It was exactly that kind of game changing play the defense needed to make last time and didn’t. Will they make it now that Troy’s back in the line-up? I like their chances a lot more.
Since the Football Gods can never give without taking away, LaMarr Woodley will be out with a re-aggravation of the leg injury which knocked him out earlier in the season. Jason Worilds has come on this season to where he’s actually the team leader in sacks (5). Other than a momentary flash of his old self, Woodley hasn’t done much of anything this year so playing Worilds is probably a good thing in the scheme of things. James Harrison is starting to look like his old self and the inside duo of Larry Foote and Lawrence Timmons have been strong all season. I’m not sure the Steelers D can play better than they did in the first meeting but I definitely wouldn’t be shocked if they did.
STEELERS OFFENSE vs RATBIRDS DEFENSE
Where do I start? How about the good news? Assuming Charlie Batch starts as expected, at least he’ll have a full complement of weapons to toss his wounded ducks at. Antonio Brown has practiced all week and is going to start. Any questions about who the Steelers #1 wide out is have been answered in AB’s absence. Mike Tomlin decided to play some mind games this week by listing Emmanuel Sanders and Mike Wallace as co-starters on the depth chart. For some reason, media types have been on radio all week trying to argue that Steeler fans are being too hard on Wallace for his lack of production. Boo hoo, cry me a river. I don’t care that he held out. What I do care about is that he strutted around like he was one of the best receivers in football and hasn’t played anywhere close to that.
Another Tomlin mandate is that the team will feature Jonathan Dwyer as the primary back with Isaac Redman backing him up. Again, the media has been reacting aghast that he’d demote Rashard Mendenhall to third string despite the fact he’s done absolutely nothing to merit playing time. Mendenhall isn’t a good back. He tip toes too much and doesn’t run aggressively to daylight. His only selling point is this mythical “breakaway speed” people keep mentioning yet I can count on one hand how many long TD runs he’s had during his entire career here. Dwyer has shown that when you give him 15-20 carries he’ll run hard, wear down a defense and give you respectable YPC.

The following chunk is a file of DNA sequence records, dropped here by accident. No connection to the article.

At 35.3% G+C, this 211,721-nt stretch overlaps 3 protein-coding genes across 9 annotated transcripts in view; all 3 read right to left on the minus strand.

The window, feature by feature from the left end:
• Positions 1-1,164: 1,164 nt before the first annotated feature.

The blocking for Dwyer may be a problem. The team’s most beastly run blocker, Willie Colon, hasn’t practice much this week and is looking doubtful. To the team’s credit, they’ve finally realized Doug Legursky sucks at guard but is perfectly capable at center (probably because you can get away with being a small quick center but not really at guard). So if Colon can’t go, they’ve taken the extreme option of moving Pro Bowl center Maurkice Pouncey to guard and inserting the Big Legursky at his natural position. I haven’t seen Pouncey play guard but if David DeCastro isn’t ready to play (and this radical re-alignment suggest he’s an emergency option at best) this seems to be the best arrangement.
Last game, the Steelers had nothing happening on the ground while Byron Leftwich missed wide open receivers left and right. On the flipside, the Ravens offense did a whole bunch of nothing with the their lone TD coming on a punt return. Let’s say the Steelers D slips a little this time and gives up two whole TDs. Can Charlie realistically put up 17-20 points on the Ratbirds? Off what we saw in Cleveland, the answer would be no. However, this is almost certainly the final start of Charlie Batch’s long career. He’s not going to go out without taking a couple swings. Let’s hope one or two connect.